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5 Steps to Reducing the Number of Support Calls

The whitepaper overviews the following ways to decrease the number of MSP help desk calls:

  • Creating guides and training for end-users
  • Reviewing common tickets and creating canned responses
  • Standardizing policies and processes
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Manage Patches on a Per-User Basis

Don't take a one-size-fits-all approach to patches and updates. Tailor your patch management policies and schedules to different departments or individual users. The times of day when patch installation causes the least disruption could vary by department, for example.

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Communicate the Importance of Patching to Your Team

As noted above, it can be easy for technicians to think of update and patch installation as mundane work that is relatively unimportant. To quell this mindset, be sure to educate your entire team on the importance of patches. Help them understand how patches and updates protect the business and make the IT team's work easier in the long run.

Set Patch Priority Timeframes

Identify ahead of time how quickly you will install different types of patches. Typically, critical patches should be installed immediately. But those that fix issues of lesser severity can be tested before deployment to production systems.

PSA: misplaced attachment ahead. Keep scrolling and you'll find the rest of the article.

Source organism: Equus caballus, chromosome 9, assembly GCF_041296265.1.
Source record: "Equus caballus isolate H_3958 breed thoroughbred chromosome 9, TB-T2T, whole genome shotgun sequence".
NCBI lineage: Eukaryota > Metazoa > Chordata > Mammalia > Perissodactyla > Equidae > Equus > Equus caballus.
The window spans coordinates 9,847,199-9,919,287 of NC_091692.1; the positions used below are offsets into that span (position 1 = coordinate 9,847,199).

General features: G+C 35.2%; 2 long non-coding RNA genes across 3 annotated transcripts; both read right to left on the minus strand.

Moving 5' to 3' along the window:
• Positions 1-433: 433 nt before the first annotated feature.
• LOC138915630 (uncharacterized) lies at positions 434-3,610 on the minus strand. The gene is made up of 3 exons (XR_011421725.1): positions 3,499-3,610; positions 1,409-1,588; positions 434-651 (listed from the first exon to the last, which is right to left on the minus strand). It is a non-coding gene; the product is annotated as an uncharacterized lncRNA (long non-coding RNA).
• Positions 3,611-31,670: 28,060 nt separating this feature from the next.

In a similar vein, designating preset days and times for installing non-critical patches allows users to know when to expect patches and minimizes the risk of unanticipated disruptions.

Further reading Patch Management Policy

How RMM Tools Can Help with Updates

In most cases, remote monitoring and management (RMM) tools are an essential part of any efficient patch management strategy.

In addition to helping to build IT asset inventories and determine the patch status of individual systems, RMM tools can automate the patch installation process. They can also help you monitor for failed updates. And they are a convenient way to deploy patches to test environments in instances where you want to test the patch before production installation.

Try patch management with MSP360 RMM - start a fully functional 15-day trial and see the benefits for yourself - this solution will help you make your patch management routines more efficient, flexible and reliable.

Further reading What is RMM? Remote Monitoring and Management Basics


The best patch management strategy not only ensures that patches are installed when and where they need to be, but also that patching and update routines cause minimal disruption to end users, while also reducing the burden placed on the IT team.

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Windows Patch Management Best Practices for MSPs and IT Professionals

Safeguard the integrity of IT environments with best practices for:

  • applying patches
  • scheduling patches
  • managing patching activity